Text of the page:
Saturday, November 26, 2005

Never Rent When You Can Buy

As part of the big move to Ra'anana, Bryan and I embarked on 2 more mini-adventures, which have made our aliyah far more complete.

The first Adventure: Subletting our apartment (in our language) or "Trying to break our lease" (as the landlord put it).

I figured this would be very simple - we had no trouble finding someone to assume 6 months of our lease, and there was a definite clause in our contract about allowing someone to assume our lease if we had to leave.

Ladies and Gentlemen, meet the Israeli landlord. I assume that many of you already have, so you'll understand what I'm talking about. With no regard for the law, even less regard for people and with $$$ signs in his eyes, the Israeli landlord is a breed unlike any you've ever met in the old country. Our landlord is actually native French, and he has been thus far the worst landlord I have ever had.

We called the LL as soon as we knew we were definitely moving, and when we had a vague idea that it woulnd't be too hard to find a new tenant. His immediate response was to accuse me of lying, saying that I knew in advance we were going to be leaving, but was only telling him now. I pointed out that if that were the case, would I have enrolled in school in Jerusalem, requiring the purchase of a car and 1-hour commute each way? Would Bryan and I have spruced up the apartment, springing for all kinds of repairs the dear landlord wouldn't?

I think I got the point across, and then the LL started on 'if you would have told me Bryan didn't have a job and you were in school when you moved in I would never had let you have the apartment because you're unreliable'. I'm not sure what difference that makes...for all he knows we are retired quabillionaires at the age of 30 and anyway, we've never been a second late with the rent (he had 12 head checks, so we couldn't have if we wanted to, plus 2 months cash deposit, plus guarantors, plus a shtar hov - a surety bond).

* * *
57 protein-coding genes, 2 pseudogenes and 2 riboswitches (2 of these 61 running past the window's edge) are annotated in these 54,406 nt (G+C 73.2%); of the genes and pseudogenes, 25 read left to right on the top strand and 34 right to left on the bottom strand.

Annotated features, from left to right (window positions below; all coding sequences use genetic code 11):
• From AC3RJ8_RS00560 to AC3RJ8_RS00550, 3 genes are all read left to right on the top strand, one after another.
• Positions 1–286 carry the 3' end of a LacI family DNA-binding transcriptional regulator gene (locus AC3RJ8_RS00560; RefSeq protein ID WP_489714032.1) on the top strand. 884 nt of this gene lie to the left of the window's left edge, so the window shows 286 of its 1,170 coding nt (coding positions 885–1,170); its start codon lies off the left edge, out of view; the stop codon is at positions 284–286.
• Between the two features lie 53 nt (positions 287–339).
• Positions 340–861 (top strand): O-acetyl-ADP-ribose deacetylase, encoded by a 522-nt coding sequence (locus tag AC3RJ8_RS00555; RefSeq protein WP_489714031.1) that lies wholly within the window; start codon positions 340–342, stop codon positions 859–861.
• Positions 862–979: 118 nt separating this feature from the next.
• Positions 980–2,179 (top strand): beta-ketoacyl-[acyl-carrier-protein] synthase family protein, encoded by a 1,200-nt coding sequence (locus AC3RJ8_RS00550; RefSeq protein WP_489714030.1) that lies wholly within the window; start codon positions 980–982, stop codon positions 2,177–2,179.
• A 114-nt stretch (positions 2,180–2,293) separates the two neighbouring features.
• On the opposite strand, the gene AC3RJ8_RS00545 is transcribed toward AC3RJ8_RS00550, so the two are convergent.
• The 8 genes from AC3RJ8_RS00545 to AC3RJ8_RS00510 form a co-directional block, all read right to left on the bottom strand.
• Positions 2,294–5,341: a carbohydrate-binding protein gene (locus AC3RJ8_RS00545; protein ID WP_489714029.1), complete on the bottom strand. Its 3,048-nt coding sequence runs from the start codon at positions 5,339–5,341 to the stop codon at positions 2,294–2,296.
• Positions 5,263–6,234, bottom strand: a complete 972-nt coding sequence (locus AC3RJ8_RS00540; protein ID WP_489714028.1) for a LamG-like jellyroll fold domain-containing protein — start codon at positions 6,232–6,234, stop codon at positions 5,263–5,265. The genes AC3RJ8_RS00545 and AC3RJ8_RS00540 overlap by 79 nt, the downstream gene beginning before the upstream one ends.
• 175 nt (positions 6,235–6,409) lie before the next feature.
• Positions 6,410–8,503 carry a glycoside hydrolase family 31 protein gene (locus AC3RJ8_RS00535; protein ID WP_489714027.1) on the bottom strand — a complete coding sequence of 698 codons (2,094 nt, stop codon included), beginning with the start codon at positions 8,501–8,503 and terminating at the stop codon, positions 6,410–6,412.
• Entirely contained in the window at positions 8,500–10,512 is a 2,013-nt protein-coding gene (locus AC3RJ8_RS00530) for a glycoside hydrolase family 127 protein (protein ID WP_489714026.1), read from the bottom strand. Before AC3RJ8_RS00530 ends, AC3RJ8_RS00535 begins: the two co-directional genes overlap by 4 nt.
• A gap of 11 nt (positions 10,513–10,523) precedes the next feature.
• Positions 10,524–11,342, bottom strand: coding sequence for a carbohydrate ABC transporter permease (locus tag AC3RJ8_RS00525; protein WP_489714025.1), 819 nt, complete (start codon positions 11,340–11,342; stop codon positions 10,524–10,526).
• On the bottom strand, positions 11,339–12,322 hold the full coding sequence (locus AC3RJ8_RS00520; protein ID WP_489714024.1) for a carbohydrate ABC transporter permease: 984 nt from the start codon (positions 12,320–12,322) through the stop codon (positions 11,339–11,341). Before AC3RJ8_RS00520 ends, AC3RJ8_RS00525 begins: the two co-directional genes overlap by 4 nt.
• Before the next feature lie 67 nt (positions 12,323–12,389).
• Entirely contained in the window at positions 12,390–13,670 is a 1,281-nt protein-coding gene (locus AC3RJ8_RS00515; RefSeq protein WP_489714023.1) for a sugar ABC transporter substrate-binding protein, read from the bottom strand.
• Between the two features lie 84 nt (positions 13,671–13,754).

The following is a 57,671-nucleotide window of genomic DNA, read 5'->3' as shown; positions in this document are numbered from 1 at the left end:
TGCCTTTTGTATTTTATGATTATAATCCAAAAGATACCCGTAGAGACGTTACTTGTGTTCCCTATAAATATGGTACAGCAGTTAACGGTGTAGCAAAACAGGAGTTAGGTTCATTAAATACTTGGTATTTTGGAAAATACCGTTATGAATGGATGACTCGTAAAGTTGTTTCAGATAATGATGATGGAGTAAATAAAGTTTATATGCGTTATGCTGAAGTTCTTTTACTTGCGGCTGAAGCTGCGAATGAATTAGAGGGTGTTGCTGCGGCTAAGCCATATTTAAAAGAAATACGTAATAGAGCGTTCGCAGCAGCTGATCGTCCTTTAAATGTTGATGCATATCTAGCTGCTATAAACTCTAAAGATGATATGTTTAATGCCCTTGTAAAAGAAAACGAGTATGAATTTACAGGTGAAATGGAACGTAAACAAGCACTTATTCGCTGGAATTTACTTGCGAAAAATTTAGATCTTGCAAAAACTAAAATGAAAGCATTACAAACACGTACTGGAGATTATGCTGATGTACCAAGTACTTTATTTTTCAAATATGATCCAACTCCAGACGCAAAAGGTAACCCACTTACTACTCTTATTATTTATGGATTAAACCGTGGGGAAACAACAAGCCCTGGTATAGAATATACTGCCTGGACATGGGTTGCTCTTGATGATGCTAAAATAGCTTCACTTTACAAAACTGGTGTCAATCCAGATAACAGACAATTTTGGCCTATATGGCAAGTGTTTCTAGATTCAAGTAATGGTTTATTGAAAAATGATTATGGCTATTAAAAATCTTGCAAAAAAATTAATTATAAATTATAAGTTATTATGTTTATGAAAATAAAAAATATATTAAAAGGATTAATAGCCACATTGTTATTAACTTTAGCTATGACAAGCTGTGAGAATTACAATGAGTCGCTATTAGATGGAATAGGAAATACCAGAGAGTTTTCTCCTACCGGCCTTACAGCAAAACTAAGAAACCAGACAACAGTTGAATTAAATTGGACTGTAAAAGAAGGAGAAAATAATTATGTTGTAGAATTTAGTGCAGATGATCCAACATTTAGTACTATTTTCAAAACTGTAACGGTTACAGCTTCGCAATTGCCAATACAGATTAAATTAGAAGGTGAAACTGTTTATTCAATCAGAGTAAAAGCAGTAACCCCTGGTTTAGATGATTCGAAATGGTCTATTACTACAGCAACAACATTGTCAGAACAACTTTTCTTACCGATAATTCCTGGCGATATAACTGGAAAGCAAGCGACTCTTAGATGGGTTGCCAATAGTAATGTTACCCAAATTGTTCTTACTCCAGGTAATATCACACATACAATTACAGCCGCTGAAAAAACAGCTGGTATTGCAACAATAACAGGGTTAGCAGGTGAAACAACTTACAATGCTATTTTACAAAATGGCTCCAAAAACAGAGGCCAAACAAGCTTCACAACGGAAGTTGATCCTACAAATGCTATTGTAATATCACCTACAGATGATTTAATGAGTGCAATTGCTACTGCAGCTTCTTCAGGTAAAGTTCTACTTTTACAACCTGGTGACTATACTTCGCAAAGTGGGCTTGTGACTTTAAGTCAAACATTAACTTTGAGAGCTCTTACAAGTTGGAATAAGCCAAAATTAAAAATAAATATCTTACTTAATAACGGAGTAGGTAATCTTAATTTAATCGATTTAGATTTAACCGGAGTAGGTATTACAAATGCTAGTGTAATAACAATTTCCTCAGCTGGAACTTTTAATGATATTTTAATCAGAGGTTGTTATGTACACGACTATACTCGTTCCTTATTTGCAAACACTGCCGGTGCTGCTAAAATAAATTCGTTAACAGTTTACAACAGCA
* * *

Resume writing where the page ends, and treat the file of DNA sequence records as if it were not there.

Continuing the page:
Anyway, with those rants out of the way he started listing his "requirements" for subletters: No singles, no roomates, no unmarried couples living together, no homosexuals, no tourists who would be likely to leave after finishing our lease, etc. I explained to him that although he considers all of the above "unreliable" tenants, the risk to be assumed was ours - we were willing to stay on the lease and simply sublet the apartment. But the LL didn't care about that. He said he'd have to think about it for 2 days.

Then we found a woman who was quite keen on subletting, so much so that even though she knew about the crazy landlord, she still wanted our place. I called the LL up, and let him know we had someone stable, her cousin is a good friend of ours, etc. After yelling at me for not giving him his full 48 hours to think he said he'd spoken with some buddies and his demand was this: He would "allow" us to bring in a subletter, IF the the subletter agreed right now to not only finish out our contract but to add an extra year onto the lease. Basically he wanted to better his situation at our expense. He said that when we met with him the first time we told him we were likely to stay in the place for more than one year if all went well, and he had chosen us out of all the available tenants for that reason, and now he was going to have to find a new tenant come June, because we were irresponsible and LIED to him about staying in one place for more than one year. I told him that the way he was treating us, even if we weren't moving to Ra'anana we would be leaving come June.

Anyway, he went on and on, while I sat and fumed. The next morning I called our lawyer who told me that it was totally illegal, both the tacking on of the extra year and his refusal to allow us to sublet to some of his "undesirable" subgroups. We decided to see what a phonecall from our lawyer could do, but before we even got the chance, the LL called to say he'd spoken to a lawyer who told him he was being a bit harsh (and illegal) so he said he would be willing to meet interested parties.

We've come far enough - the woman who was originally interested will be taking the place. She lied to the LL and told him she would seriously consider re-signing at the end of June - except she knows she's leaving the country. Good for him, he'll have to look for a new tenant without any help of ours. Of course, his new "requirement" is that not only do we have to stay on the lease, not get our cash deposit back and not get our head checks returned until the end of our original lease, but the subltter also has to bring gurantors, head checks and a deposit. Which we won't allow. He basically wants 2 leases on the same palce for the same time period.